I’m watching a documentary on Don Shula.


Don Shula was the coach of the Miami Dolphins for decades and he had a perfect season. Won every game and then won the Super Bowl


The only team to ever do it.


I met him.


Steve Largent, a wide receiver for Seattle, introduced me to Don Shula at a charity function.


There had been a signing earlier so there were people bringing in footballs to get signed by some big legendary football people.


When I met Shula, I was basically at Steve Largent’s side when he went to say hello.


Under the table next to us, an empty table, was a football in a box. The kind of people had been bringing in to get signed. But there was nobody around.


Somebody just left the football.


So I picked it up and asked Don Shula if he would mind signing it.


He signed it.


So I went home that day with legendary coach Don Shula’s autograph on a football. The football alone probably cost $30. But Don Shula signed it and I got it – and I kept it in the closet for a long time.


I figured, this guy is a legendary coach and he autographed this football and I met him and he autographed a football for me.


It was like a prized possession.


Don Shula doesn’t sign a lot of stuff.


After I had it for a year or two, I would pull it out every once a while and look at it. I realized that it was really a great thing to have. A piece of history.


Our next-door neighbor did a little favor for us. He runs a nursery and he was able to get us some trees for our backyard. Little ones. That he got us at cost. Then he put them in for us.


We all live in Tampa but he was a Miami fan.


So after he does that favor, it got close to Christmas.


I gave him the ball.


His wife came over for something and I said you know what, I have something I think your husband would really like. I’d like to give it to him as a thank you present and a Christmas present. I got the ball Shula signed, and her eyes about popped out of her head. And to hear her talk about it later, her husband’s eyes about popped out of his head when she gave it to him on my behalf.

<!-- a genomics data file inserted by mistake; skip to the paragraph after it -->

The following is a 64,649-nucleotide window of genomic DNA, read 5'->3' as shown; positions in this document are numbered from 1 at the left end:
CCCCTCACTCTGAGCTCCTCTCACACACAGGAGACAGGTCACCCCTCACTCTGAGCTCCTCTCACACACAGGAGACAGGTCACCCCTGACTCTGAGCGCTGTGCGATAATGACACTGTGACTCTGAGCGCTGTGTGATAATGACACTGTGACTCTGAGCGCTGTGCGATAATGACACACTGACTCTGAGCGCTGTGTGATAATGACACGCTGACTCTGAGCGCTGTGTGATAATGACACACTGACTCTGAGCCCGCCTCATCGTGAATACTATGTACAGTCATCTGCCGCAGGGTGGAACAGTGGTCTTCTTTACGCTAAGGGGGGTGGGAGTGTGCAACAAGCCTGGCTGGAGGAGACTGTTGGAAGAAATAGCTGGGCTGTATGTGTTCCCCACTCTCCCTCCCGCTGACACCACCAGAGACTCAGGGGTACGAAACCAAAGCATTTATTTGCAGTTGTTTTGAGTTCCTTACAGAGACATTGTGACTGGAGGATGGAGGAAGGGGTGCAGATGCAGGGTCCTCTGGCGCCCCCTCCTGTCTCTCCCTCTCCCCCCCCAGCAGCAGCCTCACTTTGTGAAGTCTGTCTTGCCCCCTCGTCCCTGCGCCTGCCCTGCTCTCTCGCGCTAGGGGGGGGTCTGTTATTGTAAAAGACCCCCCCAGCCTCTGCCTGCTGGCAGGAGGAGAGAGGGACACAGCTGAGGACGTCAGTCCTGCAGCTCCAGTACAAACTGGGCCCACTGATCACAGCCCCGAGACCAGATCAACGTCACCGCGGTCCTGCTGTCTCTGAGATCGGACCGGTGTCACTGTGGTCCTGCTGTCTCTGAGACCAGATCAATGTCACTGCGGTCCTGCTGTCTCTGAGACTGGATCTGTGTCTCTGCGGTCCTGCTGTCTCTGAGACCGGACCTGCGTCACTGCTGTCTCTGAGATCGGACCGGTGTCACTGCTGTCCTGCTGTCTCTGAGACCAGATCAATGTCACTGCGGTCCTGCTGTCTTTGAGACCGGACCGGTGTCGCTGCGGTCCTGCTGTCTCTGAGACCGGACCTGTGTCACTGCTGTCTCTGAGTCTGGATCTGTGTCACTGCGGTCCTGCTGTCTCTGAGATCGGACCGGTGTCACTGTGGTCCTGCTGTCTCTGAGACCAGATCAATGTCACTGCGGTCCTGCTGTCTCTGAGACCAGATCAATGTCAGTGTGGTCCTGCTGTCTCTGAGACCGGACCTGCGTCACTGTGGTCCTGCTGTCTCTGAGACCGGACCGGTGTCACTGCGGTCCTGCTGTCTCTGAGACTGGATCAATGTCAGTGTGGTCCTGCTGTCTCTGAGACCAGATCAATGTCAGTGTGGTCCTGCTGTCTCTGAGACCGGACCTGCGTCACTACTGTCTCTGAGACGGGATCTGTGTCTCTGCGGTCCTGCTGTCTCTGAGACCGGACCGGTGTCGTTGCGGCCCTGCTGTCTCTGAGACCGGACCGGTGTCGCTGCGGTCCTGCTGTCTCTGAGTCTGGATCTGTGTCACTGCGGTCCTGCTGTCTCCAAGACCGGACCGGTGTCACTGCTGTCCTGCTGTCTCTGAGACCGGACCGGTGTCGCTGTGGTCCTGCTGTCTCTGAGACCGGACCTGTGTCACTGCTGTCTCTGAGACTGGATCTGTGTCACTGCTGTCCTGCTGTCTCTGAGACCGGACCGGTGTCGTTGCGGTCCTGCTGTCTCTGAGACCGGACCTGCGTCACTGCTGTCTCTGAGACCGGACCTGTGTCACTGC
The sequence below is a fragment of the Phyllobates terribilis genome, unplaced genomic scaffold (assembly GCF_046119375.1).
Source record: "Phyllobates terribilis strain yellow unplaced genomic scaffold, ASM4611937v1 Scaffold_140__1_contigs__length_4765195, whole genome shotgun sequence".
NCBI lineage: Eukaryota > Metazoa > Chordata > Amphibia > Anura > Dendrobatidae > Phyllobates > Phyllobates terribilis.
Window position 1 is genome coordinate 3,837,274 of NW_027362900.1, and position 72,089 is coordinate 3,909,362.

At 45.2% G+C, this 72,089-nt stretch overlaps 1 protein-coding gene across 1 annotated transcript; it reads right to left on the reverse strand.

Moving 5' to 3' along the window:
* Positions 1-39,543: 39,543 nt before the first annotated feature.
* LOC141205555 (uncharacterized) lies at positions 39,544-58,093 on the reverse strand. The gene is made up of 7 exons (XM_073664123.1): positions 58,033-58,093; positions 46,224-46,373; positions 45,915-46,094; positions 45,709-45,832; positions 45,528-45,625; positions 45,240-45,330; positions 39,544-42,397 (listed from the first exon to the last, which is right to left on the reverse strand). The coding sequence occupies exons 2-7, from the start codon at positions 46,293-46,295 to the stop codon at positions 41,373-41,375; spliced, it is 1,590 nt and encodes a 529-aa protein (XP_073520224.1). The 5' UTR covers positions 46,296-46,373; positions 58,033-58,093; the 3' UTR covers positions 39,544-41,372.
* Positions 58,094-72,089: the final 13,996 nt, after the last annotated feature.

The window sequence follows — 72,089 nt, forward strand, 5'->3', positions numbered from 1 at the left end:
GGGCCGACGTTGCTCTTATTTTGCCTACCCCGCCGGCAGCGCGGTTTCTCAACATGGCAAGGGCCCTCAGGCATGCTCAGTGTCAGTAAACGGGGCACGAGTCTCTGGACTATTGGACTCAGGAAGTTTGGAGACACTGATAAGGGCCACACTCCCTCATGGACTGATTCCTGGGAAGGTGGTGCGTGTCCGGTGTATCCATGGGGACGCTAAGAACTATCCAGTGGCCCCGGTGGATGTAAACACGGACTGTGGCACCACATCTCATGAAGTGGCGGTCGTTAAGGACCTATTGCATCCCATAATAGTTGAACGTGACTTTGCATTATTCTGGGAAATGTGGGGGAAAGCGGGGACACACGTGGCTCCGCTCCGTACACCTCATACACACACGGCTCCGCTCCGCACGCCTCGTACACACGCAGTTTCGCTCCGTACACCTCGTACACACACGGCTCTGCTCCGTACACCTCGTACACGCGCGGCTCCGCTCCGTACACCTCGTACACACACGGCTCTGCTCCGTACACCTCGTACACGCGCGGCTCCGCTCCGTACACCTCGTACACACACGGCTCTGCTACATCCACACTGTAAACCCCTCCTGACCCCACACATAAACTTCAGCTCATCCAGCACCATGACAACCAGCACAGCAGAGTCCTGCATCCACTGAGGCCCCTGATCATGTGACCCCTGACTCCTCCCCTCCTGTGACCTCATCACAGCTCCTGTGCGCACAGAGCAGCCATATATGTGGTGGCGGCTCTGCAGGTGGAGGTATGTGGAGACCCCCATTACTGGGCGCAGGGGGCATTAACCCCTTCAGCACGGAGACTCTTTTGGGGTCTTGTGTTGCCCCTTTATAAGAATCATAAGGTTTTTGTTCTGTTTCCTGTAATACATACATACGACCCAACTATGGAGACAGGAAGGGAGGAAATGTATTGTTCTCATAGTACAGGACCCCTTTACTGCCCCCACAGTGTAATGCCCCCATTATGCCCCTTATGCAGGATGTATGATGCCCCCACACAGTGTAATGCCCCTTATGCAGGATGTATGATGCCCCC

It was worth several hundred dollars.


But I didn’t pay anything for it, and as much as I enjoyed having that piece of history, it seems like a shame for it to sit in the closet. Meanwhile, a few doors down, lived somebody who would love and cherish that thing and look at it every day with pride…


It needed to be his. So I gave it to him.


And every time I think about Don Shula or watch a show like this, I think about how I met a legend and he signed a football for me and then as much as I loved having that, I was able to give it away.


My first thought is always, hey, I have an autographed football by him. Then I remember, no I don’t.

8 thoughts on “Value

  1. I never understood the point of having something autographed by someone famous. Then again I don’t understand the point of “meeting someone famous.”
    For me, if I can’t have a real conversation with them, it’s just a waste of both our time.

    Liked by 1 person

  2. How nice of you to do that, Dan. It was exciting to actually have a piece of history though, right? It still is part of your memories so you haven’t lost it yet. Ha ha. It felt better though to give than receive. Blessings to you.

    Liked by 1 person

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